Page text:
All good stuff but you want to lie down in the park. Forget it. All grass areas fenced off. You can only lie down at home by the looks of it.

The visit to the park was the best day in the last five months. People dancing: man, woman, boy, girl, no self-consciousness, no tourists apart from me.

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Two women in Yunnan costume awaiting their turn to dance.

People sweeping every inch of the city. People picking up individual grains of gravel, every wrapper swiped, put out of site. Kunming. Growing at a rate faster than Beijing. So Mark told me, a Yorkshireman living in Kunming who has married into a Chinese family and has a daughter.
Nie ha. Xiexie. Duoxie. Chaofan. Tangmian. Hello. Thankyou. Many thanks. Let’s eat. Soup noodles. You had better get some words or Chinese and learn to copy out some words in Mandarin otherwise literally you will not get any food much. Or reserve a train ticket. Or get from A to B. The effort pays off. You find yourself in the strangest of places. Everyone knows that if you have made it somewhere, The Dian Chi, (lake) Xi Shan (mountain) even the Jin Shi Tea Market in North Kunming, everyone knows that you have made some significant efforts to get there. Rented a bike, cycled 6km up Beijing Lu (the spring days here are like an English summer day, sans precipitation) and started hunting for tea and tea tables. Over 200 outlets, retail and wholesale. Just me there nosing around. Of course being here alone can get rather overwhelming since mostly it really is just you and 1.3 billion Chinese none of whom speak English. Why should they? Of course some do but they are incredibly shy about it, unlike the Indians. One or two Chinese have been quiet and then approached me quietly to speak English. Very sweet. And here’s the thing.
The people here are very sweet and kind and extraordinarily punctilious. Painstaking. Blueberry sellers. Sitting in the gutters. Making beautiful mountains of their product. With chopsticks. One berry at a time.
Everything is done yesterday. If you ask for something they don’t just do it. They run do it running. As long as you are understood things are done instantly. Less ego is involved than in India. They do their duty and I have got no ‘attitude’ from anybody here.
Having to adjust to pointing, embarrassing pronunciation of Mandarin, flourishing bits of paper with copied out ideograms such as 西南官which means Southwestern Mandarin. Usually street names, food, station names etc. Had a difficult conversation on the train with a beautiful old woman using the Lonely Planet glossary. Her name was Su from Changchen, a city way north. In Manchuria near the borders with Russia and North Korea.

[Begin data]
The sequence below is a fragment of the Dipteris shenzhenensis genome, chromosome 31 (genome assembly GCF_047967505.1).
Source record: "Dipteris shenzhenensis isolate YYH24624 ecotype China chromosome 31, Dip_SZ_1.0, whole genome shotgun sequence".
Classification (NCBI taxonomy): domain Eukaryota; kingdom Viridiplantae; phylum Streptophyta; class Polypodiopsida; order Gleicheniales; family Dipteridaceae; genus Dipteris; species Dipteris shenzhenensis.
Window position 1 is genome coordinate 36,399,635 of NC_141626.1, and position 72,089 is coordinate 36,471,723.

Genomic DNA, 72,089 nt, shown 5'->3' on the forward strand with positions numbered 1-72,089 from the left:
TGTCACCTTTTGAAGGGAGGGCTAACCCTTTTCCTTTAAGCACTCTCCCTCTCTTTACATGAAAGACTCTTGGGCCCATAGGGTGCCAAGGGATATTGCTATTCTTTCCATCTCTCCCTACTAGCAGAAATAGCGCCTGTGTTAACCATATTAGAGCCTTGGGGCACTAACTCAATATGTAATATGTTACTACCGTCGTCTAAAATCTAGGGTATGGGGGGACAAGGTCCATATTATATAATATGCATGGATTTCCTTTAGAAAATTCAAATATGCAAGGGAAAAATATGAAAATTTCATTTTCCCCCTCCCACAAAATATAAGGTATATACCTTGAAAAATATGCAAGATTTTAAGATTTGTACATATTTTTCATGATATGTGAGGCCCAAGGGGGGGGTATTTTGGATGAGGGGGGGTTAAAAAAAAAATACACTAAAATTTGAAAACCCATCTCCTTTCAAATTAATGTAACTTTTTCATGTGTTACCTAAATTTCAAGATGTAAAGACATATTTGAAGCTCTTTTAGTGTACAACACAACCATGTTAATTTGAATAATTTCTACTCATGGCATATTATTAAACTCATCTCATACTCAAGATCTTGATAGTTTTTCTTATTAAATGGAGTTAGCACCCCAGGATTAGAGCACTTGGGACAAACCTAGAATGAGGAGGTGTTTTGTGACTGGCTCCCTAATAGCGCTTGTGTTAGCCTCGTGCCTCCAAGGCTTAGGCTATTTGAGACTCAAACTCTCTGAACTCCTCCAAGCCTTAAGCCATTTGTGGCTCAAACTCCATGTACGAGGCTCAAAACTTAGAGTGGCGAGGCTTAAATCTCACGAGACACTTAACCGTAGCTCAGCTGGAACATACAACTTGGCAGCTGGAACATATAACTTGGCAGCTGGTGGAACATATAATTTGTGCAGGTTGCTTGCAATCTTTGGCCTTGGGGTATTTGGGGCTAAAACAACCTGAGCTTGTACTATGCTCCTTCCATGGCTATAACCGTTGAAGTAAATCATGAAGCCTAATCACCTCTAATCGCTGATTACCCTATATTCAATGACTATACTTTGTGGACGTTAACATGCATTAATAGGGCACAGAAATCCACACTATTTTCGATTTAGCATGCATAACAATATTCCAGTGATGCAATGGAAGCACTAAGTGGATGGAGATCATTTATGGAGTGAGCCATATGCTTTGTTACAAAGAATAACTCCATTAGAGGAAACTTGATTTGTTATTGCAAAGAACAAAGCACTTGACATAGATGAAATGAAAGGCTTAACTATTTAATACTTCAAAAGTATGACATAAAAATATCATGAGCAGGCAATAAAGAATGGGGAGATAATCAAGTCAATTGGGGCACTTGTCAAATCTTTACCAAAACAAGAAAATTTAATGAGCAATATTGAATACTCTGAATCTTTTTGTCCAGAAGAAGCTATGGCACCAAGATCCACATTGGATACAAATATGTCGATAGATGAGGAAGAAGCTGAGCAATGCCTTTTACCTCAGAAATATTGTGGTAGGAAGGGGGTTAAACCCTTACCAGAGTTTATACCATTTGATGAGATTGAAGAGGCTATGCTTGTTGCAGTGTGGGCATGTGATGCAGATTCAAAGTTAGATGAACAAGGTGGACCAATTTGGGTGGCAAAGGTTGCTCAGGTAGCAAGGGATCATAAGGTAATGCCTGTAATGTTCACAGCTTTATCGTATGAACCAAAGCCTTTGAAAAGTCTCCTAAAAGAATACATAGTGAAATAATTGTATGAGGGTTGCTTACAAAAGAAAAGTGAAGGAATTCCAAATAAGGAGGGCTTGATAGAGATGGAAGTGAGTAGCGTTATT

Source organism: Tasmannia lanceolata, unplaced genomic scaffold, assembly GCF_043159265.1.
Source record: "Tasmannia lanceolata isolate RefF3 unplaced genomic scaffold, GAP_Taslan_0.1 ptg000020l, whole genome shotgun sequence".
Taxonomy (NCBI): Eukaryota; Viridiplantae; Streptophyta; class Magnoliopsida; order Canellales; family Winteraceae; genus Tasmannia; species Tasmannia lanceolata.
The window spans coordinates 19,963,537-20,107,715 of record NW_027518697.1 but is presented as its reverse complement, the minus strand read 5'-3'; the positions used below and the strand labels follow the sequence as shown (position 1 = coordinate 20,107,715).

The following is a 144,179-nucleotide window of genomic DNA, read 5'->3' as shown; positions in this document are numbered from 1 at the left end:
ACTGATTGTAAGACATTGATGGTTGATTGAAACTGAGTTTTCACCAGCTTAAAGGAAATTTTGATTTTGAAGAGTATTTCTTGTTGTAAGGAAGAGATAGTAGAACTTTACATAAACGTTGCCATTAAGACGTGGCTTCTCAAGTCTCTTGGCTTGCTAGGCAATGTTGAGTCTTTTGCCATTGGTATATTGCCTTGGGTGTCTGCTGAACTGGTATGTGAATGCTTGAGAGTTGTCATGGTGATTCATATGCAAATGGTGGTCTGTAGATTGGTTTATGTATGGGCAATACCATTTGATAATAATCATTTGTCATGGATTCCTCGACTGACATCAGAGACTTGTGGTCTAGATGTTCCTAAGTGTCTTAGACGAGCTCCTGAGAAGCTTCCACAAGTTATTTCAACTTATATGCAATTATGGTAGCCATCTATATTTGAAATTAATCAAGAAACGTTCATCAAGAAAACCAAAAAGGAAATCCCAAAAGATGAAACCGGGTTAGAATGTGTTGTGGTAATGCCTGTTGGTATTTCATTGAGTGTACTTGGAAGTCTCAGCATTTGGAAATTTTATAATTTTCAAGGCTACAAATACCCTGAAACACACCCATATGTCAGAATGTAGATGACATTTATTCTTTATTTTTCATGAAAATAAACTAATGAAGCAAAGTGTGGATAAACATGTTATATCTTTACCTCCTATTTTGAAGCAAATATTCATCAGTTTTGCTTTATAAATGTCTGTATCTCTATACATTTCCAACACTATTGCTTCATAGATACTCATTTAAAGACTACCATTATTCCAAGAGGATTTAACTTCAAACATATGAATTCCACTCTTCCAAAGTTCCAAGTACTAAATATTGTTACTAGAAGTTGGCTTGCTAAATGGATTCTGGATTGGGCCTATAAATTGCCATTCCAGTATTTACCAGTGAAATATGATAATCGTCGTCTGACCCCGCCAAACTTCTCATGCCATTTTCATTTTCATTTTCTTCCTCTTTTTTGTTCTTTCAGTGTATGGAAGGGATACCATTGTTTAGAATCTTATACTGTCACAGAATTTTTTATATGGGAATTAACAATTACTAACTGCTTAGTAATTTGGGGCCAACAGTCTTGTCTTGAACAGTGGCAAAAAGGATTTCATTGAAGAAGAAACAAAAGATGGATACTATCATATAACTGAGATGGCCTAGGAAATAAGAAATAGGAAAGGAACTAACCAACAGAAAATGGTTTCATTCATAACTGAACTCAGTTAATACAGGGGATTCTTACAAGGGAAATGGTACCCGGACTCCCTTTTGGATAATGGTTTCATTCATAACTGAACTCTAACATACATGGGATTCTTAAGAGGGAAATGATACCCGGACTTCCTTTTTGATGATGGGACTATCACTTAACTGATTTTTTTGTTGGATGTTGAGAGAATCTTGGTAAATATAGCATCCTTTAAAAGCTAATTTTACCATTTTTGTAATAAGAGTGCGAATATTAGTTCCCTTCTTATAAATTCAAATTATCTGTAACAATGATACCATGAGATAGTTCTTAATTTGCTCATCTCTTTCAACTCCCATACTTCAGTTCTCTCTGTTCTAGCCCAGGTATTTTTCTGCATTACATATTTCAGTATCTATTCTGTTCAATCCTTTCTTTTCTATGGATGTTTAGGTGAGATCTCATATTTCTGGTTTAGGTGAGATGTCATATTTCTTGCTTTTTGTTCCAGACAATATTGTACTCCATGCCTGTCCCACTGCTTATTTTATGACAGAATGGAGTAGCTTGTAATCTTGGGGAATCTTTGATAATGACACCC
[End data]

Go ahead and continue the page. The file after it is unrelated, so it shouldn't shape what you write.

I have just finished reading  高粱  Red Sorghum by Nobel laureate Mo Yan. Mo Yan means 'don't speak.' He writes his novels with a Chinese writing brush.
In Sorghum the antagonists are the Japanese and their invasion of China via Manchuria in the 1930s. I have hundreds of Chinese TV channels here. Two historical dramas I watched were set in just this very period. I get a sense that the Chinese identify with this period as central to Chinese unity and their development towards a leftist political position under Mao Zedong and away from the capitalist ideology of Chang Kai-shek. And yet after all the years of the Cultural Revolution capitalism is large on China’s landscape. In Kunming at least you can find McDonalds and KFC and chinese clones like Dico's. Big ones too. Carrefour, the French supermarket has multiple branches and Walmart has a presence too. Affluent Chinese drive, Mercedes, BMWs and Voltzwagens but they drive just as many Chevrolets, Chryslers, and Buicks. SUVs mainly.  
People dancing on a saturday afternoon in Green Lake Park, Kunming.

Chinese Global Power

Is China a colonial power? A question raised periodically. Take the Chinese expansion into Africa.

The origin of China’s fascination with Africa is easy to see. Between the Sahara and the Kalahari deserts lie many of the raw materials desired by its industries. China recently overtook America as the world’s largest net importer of oil. Almost 80% of Chinese imports from Africa are mineral products. China is Africa’s top business partner, with trade exceeding $166 billion. But it is not all minerals. Exports to Africa are a mixed bag (see chart). Machinery makes up 29%.